Australian Shepherd (Aussie): Dog Breed Profile

Characteristics, History, Care Tips, and Helpful Information for Pet Owners

Australian Shepherd

 

Tara Gregg / EyeEm / Getty Images

The Australian shepherd is a medium-sized, athletic working dog. Although it is called "Australian," the breed is thought to have originated in the U.S. Breed aficionados believe this collie/shepherd-type dog may have been imported with sheep from Australia or workers from Australia. The breed is extremely agile, intelligent, loyal and hard-working. Though known as a herding dog, the Aussie has a talent for all types of athletic activities. They are ubiquitous on the rodeo circuit and commonly associated with the cowboy lifestyle. However, the breed also makes an excellent companion dog for high-energy owners.

Breed Overview

Group: Herding

Height: 18 to 23 inches

Weight: 40 to 65 pounds

Coat and Color: Medium to long coat in blue merle, red merle, black, or red; all colors may have white markings and/or tan (copper) points

Life Expectancy: 13 to 15 years

Characteristics of the Australian Shepherd

Affection Level High
Friendliness High
Kid-Friendly High
Pet-Friendly High
Exercise Needs High
Playfulness High
Energy Level High
Trainability High
Intelligence High
Tendency to Bark High
Amount of Shedding Medium

History of the Australian Shepherd

The Australian shepherd breed was developed in the United States. Basque people from the Pyrenees of northeastern Spain/southwestern France came to the American West in the mid-19th century to herd sheep and brought dogs with them. The name "Australian shepherd" may have reflected those who came to the U.S. after first working in Australia or the origin of the herds of sheep, but this is not clear. These dogs are not registered in Australia as a native breed.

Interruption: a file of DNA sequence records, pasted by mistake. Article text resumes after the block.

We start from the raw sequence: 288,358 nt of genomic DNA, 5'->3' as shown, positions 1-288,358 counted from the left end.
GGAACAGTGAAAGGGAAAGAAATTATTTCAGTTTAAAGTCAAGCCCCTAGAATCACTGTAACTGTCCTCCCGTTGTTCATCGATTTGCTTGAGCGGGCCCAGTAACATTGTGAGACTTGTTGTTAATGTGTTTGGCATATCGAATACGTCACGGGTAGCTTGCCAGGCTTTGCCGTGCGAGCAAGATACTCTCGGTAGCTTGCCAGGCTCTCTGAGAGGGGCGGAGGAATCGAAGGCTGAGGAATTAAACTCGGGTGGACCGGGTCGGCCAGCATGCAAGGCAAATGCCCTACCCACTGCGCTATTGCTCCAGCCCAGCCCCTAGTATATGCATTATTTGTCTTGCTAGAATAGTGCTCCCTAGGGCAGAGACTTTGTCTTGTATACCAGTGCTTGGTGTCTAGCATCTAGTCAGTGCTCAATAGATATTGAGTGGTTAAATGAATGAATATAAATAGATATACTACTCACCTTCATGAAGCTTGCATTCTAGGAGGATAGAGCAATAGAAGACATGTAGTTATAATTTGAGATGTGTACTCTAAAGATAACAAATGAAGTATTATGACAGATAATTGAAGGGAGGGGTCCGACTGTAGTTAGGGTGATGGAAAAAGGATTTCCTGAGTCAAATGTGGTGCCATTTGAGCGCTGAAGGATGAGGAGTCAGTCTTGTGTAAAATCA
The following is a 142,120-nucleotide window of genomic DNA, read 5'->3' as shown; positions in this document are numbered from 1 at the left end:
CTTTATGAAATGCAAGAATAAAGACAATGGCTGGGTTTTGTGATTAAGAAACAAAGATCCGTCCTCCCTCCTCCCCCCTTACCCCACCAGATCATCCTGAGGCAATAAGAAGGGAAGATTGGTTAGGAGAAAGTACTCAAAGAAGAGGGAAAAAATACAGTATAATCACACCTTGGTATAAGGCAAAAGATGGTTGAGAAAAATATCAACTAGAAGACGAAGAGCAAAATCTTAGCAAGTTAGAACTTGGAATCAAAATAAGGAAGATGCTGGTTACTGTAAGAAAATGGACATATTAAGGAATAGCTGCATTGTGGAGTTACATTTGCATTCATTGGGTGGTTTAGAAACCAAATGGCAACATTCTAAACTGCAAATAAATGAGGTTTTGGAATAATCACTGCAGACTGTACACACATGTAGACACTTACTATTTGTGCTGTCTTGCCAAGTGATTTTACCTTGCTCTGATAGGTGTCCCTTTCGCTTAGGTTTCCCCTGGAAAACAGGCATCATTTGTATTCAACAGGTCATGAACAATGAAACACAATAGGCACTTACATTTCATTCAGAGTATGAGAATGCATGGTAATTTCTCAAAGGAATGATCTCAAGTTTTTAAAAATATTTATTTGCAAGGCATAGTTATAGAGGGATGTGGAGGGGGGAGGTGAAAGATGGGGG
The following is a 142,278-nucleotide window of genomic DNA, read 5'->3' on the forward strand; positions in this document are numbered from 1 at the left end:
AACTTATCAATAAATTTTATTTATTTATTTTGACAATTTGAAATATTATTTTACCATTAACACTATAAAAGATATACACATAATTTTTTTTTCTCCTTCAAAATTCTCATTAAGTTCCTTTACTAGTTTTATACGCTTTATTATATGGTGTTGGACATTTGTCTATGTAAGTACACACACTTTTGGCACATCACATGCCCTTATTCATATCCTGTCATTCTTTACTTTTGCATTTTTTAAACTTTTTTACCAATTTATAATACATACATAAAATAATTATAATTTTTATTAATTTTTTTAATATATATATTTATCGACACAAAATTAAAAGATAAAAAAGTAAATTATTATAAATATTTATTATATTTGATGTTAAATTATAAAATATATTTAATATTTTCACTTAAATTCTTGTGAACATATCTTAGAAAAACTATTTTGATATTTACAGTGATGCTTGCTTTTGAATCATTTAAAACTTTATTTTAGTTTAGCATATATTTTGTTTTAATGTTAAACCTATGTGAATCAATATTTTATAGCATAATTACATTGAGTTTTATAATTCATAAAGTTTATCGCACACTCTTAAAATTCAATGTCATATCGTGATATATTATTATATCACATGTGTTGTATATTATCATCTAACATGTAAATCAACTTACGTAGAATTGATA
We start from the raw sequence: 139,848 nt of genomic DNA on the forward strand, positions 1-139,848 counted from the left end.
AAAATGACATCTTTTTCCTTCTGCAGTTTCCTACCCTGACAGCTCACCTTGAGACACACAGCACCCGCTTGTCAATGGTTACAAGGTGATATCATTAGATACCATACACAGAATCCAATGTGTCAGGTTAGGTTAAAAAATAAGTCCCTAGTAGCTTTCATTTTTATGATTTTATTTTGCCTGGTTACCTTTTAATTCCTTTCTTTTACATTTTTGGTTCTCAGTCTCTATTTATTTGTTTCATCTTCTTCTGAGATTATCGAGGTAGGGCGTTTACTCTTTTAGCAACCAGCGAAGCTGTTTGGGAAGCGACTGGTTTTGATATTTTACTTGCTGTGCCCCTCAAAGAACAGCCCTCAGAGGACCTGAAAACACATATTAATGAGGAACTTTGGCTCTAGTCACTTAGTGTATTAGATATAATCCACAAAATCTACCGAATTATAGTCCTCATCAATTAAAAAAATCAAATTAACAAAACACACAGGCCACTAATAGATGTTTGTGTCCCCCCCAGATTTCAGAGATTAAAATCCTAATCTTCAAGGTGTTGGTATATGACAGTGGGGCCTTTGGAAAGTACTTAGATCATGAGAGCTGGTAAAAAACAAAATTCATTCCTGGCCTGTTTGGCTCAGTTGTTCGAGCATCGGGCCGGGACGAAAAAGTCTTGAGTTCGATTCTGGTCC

American ranchers raised and bred the dogs as livestock herders and farm workers. They do well at high altitudes such as in the Rocky Mountains, Sierra Nevada, and high plains where ranchers pastured their livestock. As Western movies, television series, and rodeos were popular after World War II, the breed became well known.

Aussie enthusiasts and breeders have worked hard to keep the breed true to its heritage. Aussies were first recognized by the American Kennel Club (AKC) in 1991. Miniature Australian shepherds were bred and the breed was accepted in 2012 as miniature American shepherds.

Rancher with an Australian Shepherd
John Carnemolla​ / Getty Images

Australian Shepherd Care

The Aussie has a thick coat that is medium to long in length. Routine grooming is very important to keep an Aussie healthy and comfortable as they shed year-round. They also shed their winter coat in spring. Thorough brushing of the hair should be done one to two times per week to avoid tangling and matting, and more frequently during the shedding season. The Australian shepherd's coat is weather-resistant and the dog won't need a bath very often.

Keep the ears clean to avoid ear infections and trim the nails regularly to keep the feet healthy and your dog comfortable.

It is absolutely essential for your Aussie to get frequent exercise, even more than most dogs. This high-energy dog breed can become bored, frustrated, and hyperactive if not active enough. Exercise will help maintain the Aussie's mental and physical health. Be sure to walk an Australian shepherd on a leash as the dog may chase and try to herd small animals, bicycles, and passersby, giving them a nip to encourage them to go the right direction. They will need a secure fence when they are out in the yard rather than an electronic fence as their urge to chase and herd won't be easily dissuaded.